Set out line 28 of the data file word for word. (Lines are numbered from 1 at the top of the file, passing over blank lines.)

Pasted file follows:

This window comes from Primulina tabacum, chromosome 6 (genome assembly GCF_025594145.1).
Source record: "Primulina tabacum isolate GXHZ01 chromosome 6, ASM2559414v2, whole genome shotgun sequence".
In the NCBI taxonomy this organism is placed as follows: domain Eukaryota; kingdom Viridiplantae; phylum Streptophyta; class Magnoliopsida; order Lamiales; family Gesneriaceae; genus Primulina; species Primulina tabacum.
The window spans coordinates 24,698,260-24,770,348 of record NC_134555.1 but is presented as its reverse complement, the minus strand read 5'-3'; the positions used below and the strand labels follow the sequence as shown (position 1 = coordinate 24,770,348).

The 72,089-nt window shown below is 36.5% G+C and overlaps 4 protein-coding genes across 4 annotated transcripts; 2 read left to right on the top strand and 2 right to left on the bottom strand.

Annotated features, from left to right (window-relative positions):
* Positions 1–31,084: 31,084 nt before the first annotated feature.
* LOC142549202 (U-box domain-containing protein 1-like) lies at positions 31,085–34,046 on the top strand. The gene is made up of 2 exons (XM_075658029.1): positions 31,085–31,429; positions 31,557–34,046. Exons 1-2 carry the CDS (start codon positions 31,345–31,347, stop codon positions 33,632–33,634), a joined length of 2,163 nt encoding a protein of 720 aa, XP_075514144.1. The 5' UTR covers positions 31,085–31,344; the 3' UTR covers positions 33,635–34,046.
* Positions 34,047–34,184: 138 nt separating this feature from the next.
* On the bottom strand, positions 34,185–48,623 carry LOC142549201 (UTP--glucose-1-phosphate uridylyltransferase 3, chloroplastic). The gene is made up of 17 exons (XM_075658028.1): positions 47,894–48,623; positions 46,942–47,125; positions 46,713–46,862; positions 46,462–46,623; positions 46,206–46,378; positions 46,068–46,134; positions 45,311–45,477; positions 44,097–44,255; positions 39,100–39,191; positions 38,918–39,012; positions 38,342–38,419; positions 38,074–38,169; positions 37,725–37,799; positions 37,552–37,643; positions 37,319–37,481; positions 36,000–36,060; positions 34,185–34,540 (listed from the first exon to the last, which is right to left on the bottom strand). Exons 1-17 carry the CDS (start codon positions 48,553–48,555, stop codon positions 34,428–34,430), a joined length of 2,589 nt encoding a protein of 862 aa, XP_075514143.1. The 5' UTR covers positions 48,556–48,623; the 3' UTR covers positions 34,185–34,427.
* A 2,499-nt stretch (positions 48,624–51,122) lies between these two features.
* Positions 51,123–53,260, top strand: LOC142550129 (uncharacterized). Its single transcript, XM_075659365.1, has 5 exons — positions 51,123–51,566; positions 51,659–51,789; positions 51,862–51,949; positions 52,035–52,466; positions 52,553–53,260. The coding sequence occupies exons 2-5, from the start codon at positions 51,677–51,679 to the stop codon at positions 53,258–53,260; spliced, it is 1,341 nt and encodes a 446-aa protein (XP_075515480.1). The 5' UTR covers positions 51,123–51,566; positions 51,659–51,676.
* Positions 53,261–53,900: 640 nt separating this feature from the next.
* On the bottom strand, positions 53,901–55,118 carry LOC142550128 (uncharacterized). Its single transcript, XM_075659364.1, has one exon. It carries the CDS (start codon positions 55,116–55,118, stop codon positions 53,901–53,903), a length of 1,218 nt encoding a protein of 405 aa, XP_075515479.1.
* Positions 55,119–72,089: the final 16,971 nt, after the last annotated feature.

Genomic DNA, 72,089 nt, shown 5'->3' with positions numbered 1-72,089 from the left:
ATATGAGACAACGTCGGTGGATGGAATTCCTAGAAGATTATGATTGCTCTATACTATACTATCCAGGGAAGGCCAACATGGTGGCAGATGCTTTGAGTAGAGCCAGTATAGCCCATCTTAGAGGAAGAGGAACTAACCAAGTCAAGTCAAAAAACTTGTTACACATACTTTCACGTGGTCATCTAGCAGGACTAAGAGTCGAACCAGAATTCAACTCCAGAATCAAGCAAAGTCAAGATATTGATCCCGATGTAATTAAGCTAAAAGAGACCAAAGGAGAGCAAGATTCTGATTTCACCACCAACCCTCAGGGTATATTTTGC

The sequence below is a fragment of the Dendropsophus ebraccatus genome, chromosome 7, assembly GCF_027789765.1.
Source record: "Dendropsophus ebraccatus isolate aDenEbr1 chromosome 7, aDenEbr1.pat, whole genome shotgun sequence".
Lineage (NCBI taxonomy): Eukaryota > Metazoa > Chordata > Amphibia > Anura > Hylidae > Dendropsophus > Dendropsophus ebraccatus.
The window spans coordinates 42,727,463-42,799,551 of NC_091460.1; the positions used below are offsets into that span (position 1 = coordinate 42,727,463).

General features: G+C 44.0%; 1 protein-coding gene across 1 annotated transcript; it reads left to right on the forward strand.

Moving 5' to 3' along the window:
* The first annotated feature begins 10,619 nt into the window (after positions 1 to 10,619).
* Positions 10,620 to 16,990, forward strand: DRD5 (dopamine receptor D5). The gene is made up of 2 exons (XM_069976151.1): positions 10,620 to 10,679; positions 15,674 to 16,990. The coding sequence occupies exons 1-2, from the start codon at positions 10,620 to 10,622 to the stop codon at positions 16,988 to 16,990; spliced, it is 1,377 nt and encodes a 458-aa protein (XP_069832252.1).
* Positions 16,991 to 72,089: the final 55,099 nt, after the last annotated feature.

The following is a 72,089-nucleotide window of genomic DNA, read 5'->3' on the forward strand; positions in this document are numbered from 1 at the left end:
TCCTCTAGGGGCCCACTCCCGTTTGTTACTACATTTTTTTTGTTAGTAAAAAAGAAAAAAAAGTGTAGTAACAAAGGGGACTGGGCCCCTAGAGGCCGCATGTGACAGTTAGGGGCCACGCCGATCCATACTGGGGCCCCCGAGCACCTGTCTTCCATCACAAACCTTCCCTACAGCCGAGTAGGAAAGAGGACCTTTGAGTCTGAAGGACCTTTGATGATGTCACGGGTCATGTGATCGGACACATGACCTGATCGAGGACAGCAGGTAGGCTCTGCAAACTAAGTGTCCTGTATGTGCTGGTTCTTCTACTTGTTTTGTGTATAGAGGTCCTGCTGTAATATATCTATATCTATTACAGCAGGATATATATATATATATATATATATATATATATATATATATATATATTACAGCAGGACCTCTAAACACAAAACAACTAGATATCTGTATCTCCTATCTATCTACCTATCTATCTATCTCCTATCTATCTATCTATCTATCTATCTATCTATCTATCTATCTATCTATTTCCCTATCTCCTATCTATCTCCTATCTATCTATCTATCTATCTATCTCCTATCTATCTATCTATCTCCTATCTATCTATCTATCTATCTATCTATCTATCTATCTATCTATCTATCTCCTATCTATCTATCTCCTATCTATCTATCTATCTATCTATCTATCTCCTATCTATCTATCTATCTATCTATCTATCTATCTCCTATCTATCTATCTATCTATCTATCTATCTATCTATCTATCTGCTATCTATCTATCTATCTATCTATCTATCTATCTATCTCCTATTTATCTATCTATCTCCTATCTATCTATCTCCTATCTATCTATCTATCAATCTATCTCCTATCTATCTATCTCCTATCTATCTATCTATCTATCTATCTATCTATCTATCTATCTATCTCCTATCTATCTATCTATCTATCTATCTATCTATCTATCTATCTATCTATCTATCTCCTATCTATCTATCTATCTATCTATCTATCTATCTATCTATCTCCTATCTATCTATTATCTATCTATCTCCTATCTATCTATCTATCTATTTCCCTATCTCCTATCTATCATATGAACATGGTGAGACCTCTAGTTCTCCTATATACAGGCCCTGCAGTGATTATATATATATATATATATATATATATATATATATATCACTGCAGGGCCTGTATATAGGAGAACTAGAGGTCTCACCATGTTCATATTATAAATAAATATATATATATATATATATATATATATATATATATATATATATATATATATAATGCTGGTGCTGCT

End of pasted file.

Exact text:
TCCTCTAGGGGCCCACTCCCGTTTGTTACTACATTTTTTTTGTTAGTAAAAAAGAAAAAAAAGTGTAGTAACAAAGGGGACTGGGCCCCTAGAGGCCGCATGTGACAGTTAGGGGCCACGCCGATCCATACTGGGGCCCCCGAGCACCTGTCTTCCATCACAAACCTTCCCTACAGCCGAGTAGGAAAGAGGACCTTTGAGTCTGAAGGACCTTTGATGATGTCACGGGTCATGTGATCGGACACATGACCTGATCGAGGACAGCAGGTAGGCTCTGCAAACTAAGTGTCCTGTATGTGCTGGTTCTTCTACTTGTTTTGTGTATAGAGGTCCTGCTGTAATATATCTATATCTATTACAGCAGGATATATATATATATATATATATATATATATATATATATATATATATTACAGCAGGACCTCTAAACACAAAACAACTAGATATCTGTATCTCCTATCTATCTACCTATCTATCTATCTCCTATCTATCTATCTATCTATCTATCTATCTATCTATCTATCTATCTATTTCCCTATCTCCTATCTATCTCCTATCTATCTATCTATCTATCTATCTCCTATCTATCTATCTATCTCCTATCTATCTATCTATCTATCTATCTATCTATCTATCTATCTATCTATCTCCTATCTATCTATCTCCTATCTATCTATCTATCTATCTATCTATCTCCTATCTATCTATCTATCTATCTATCTATCTATCTCCTATCTATCTATCTATCTATCTATCTATCTATCTATCTATCTGCTATCTATCTATCTATCTATCTATCTATCTATCTATCTCCTATTTATCTATCTATCTCCTATCTATCTATCTCCTATCTATCTATCTATCAATCTATCTCCTATCTATCTATCTCCTATCTATCTATCTATCTATCTATCTATCTATCTATCTATCTATCTCCTATCTATCTATCTATCTATCTATCTATCTATCTATCTATCTATCTATCTATCTCCTATCTATCTATCTATCTATCTATCTATCTATCTATCTATCTCCTATCTATCTATTATCTATCTATCTCCTATCTATCTATCTATCTATTTCCCTATCTCCTATCTATCATATGAACATGGTGAGACCTCTAGTTCTCCTATATACAGGCCCTGCAGTGATTATATATATATATATATATATATATATATATATATATCACTGCAGGGCCTGTATATAGGAGAACTAGAGGTCTCACCATGTTCATATTATAAATAAATATATATATATATATATATATATATATATATATATATATATATATATATATAATGCTGGTGCTGCT